Did Hawaii officials botch the response to Maui wildfires?

As recovery efforts continue, questions begin to be asked about why alarm systems failed to sound and expert warnings were ignored

Joe Sommerlad
Friday 18 August 2023 11:39 BST
Maui official explains why they did not sound sirens before Hawaii wildfires

The wildfires that have devastated Hawaii in the past week now officially constitute the worst natural disaster of its type that America has seen in a century, its death toll now at 111, surpassing the number of people killed in California’s notorious Camp Fire of summer 2018.

Tens of thousands of residents and tourists had to flee the Big Island and Maui after the blazes that erupted on Tuesday 8 August, fanned by high-speed winds from Hurricane Dora, laid waste to the historic town of Lahaina and many other locations, in some cases forcing people to retreat into the ocean to escape the flames.

Hawaii’s governor Josh Green has estimated that the island chain will require billions of dollars of investment to recover from the disaster, with the US Civil Air Patrol and the Maui Fire Department reporting that hundreds of residences and businesses have been damaged or destroyed.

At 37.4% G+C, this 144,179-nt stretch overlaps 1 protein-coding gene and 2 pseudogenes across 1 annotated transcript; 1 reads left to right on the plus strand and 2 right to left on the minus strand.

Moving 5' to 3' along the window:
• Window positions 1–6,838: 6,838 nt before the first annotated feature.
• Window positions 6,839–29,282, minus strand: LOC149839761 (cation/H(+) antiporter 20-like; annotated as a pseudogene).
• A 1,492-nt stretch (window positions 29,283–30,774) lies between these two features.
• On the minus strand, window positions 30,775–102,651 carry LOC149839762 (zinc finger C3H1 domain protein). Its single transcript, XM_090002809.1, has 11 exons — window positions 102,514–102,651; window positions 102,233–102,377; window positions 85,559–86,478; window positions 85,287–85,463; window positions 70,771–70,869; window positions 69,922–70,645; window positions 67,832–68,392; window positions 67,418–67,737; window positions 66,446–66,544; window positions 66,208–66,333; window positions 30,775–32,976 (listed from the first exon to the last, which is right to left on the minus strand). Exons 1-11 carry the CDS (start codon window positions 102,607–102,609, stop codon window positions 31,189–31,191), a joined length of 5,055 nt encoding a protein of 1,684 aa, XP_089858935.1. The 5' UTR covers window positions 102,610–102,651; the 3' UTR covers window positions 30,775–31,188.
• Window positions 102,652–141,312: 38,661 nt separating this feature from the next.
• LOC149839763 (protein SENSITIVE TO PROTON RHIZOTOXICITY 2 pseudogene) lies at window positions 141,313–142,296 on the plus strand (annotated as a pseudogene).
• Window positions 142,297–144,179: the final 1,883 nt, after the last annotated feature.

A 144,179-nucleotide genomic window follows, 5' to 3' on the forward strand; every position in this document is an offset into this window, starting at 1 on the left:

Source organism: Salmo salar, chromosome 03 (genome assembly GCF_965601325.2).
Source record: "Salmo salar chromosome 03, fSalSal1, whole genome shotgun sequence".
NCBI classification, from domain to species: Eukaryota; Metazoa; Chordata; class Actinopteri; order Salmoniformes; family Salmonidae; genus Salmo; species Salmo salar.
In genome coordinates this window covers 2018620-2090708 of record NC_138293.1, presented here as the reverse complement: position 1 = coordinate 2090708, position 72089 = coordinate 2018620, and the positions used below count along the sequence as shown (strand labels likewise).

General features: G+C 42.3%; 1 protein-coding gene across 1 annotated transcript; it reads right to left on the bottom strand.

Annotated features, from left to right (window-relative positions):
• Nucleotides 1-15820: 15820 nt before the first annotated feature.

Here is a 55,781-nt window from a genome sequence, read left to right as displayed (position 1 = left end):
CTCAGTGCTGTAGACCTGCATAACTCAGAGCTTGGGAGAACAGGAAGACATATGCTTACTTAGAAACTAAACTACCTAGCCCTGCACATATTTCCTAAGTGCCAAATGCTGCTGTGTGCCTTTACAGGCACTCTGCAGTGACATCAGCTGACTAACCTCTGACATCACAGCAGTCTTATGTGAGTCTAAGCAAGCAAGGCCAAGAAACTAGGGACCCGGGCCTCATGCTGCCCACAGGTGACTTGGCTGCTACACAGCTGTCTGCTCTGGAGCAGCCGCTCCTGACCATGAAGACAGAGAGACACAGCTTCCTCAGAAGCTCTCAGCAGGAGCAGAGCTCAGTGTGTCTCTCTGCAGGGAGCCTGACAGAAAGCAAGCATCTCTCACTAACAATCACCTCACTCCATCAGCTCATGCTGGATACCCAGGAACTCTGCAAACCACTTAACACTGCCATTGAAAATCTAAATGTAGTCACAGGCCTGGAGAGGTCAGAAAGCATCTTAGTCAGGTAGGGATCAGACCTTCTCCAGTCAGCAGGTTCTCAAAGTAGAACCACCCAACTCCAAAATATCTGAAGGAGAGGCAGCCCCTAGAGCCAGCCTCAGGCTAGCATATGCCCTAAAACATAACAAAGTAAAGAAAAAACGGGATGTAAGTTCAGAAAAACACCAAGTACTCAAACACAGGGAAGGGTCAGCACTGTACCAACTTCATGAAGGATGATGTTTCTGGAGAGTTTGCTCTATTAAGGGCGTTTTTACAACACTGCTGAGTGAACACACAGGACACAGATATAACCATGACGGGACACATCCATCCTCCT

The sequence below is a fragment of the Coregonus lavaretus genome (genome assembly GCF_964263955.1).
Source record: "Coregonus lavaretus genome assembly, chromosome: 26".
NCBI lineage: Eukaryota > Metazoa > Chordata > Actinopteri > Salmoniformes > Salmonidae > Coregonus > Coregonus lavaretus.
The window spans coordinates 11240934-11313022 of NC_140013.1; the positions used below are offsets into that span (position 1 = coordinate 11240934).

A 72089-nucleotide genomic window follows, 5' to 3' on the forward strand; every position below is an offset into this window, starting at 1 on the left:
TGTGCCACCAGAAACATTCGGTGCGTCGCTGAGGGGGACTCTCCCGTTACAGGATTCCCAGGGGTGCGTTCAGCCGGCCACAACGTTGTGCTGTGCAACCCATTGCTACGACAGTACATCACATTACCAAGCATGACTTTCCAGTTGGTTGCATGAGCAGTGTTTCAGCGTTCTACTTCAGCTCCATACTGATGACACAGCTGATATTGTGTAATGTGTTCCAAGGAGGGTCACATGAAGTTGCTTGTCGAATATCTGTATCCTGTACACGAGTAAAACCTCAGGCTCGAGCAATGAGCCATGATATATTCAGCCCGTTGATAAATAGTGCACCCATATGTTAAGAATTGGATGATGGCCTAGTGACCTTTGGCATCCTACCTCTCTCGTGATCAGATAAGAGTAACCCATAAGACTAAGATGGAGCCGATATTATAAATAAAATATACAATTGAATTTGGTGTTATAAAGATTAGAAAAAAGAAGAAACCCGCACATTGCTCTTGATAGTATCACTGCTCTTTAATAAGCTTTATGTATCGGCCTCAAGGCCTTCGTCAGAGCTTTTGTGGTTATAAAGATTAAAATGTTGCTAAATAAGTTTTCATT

Mr Green has thanked President Joe Biden and the Federal Emergency Management Agency for its support so far but it is clear the recovery effort will have to be considerable to restore the tropical paradise to its former glory and ensure it is better safeguarded against calamity in future.

Right now, the emphasis of the response remains on putting out the fires and ensuring the safety of the public, a goal complicated by stories of lootings and armed robberies taking place amid the breakdown of law and order.

However, once the crisis is contained and a degree of normality restored, Hawaiian officials could face tough questions about the extent of the island’s preparedness for the situation that unfolded.

Specifically, the public will expect answers on why its alert system failed, why expert warnings were ignored and whether domestic electricity providers played any role in the disaster.

Silent alarms

Maui is understood to have 80 outdoor sirens in place to warn locals of imminent tsunamis or other natural disasters – which are tested monthly, according to the BBC – but not one of them sounded as the brush fires broke out, officials have since confirmed.